Email Funnel 3: The Exit Package
Once a year, Amazon offers its employees $5,000 to leave the company. The workers can take the cash free and clear. There’s just one catch: Those who accept the offer can never work at Amazon again.
Why in the world would they do this?
Turns out Amazon is leveraging a very powerful psychological principle every time they do this. Employees who resist the initial temptation to quit Amazon and walk out with cash may actually feel happier, more fulfilled, and more committed to their jobs by sticking around.
The reason has to do with confirmation bias, or the tendency to search for information that confirms your previous choices. By making the decision to turn down a sizable chunk of money to stay with the job, employees will likely focus on things that back up their decision down the line.
This can be a powerful tool to use in your email marketing, using what I call the Exit Package Funnel.
As marketers, sometimes we try to hide the fact that we’re going to try to sell something. But we’re not fooling anyone. A better approach is to set expectations firmly in the beginning and ask anyone who’s not up for it to leave.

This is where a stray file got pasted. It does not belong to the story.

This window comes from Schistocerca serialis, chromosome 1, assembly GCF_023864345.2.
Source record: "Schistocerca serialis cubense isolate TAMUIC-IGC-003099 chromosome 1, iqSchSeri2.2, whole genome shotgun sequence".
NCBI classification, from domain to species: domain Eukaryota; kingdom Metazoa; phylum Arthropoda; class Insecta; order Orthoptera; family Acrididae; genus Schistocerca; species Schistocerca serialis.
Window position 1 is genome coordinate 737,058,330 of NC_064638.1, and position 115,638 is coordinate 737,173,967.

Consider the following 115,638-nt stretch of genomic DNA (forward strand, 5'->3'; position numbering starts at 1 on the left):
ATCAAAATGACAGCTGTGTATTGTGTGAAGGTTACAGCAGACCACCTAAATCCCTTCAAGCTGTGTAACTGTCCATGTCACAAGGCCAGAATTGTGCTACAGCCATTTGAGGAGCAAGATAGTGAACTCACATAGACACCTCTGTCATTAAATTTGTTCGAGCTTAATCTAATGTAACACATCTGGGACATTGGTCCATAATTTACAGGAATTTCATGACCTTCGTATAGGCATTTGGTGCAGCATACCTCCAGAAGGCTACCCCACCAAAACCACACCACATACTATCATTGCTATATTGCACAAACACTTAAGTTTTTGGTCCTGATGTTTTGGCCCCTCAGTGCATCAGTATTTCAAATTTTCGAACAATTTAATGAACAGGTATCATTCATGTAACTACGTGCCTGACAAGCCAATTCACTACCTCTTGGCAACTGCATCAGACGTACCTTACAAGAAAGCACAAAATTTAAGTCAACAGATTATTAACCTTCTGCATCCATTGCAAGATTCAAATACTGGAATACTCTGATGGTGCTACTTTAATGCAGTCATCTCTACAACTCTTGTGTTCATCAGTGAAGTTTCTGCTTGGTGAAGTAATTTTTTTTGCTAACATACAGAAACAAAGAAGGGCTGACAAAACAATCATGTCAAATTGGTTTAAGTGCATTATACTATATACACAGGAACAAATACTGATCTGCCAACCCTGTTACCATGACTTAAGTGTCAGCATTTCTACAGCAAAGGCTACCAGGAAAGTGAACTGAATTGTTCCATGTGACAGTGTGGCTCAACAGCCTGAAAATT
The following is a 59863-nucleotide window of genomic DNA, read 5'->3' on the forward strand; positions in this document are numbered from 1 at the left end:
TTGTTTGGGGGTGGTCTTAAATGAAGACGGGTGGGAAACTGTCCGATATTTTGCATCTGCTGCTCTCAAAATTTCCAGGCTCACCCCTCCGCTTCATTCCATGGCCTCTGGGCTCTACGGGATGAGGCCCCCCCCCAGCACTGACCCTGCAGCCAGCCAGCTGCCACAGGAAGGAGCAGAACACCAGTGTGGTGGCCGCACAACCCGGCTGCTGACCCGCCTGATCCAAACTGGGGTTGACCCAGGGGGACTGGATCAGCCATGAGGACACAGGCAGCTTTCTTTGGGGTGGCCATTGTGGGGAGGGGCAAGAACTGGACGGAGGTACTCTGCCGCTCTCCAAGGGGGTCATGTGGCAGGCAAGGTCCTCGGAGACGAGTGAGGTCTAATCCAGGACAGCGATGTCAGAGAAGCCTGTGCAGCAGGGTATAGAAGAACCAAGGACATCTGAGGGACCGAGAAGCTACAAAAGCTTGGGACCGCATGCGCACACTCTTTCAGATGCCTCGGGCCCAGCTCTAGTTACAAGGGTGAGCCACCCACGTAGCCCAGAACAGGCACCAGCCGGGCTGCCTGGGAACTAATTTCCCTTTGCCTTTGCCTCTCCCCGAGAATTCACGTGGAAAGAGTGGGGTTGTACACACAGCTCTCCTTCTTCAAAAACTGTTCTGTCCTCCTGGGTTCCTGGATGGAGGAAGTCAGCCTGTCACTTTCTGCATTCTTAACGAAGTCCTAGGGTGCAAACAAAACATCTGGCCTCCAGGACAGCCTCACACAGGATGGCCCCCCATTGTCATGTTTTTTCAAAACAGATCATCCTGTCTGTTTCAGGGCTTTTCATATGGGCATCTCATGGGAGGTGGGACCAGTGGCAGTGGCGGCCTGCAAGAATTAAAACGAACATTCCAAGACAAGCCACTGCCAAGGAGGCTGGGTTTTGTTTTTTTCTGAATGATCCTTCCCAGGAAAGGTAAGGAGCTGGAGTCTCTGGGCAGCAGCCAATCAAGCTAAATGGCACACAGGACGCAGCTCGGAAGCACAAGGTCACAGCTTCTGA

If you plan to email every day, tell them that. If you’re going to unapologetically try to get them to buy your new product, be open about it.
Yes, some people will unsubscribe, but the people who do stick around will make your list a lot healthier, being more committed to their previous decision to do so.
When I see articles that talk about the average open rate being around 20%, I know those people aren’t creating enough Exit Packages. If you do so frequently and strategically, 40-50% opens can become your new normal.
Example Exit Package Email
Here’s a great example of the Exit Package email at work from a legendary a copywriter who’s sold over $100 million worth of products online, Henry Bingaman.
Henry knows his stuff when it comes to selling things online and this is the first email he sends when you join his list. As a result, his list is relatively small, but when he asks them to do things, they perform similar to what a list 10-100x the size might be expected to do.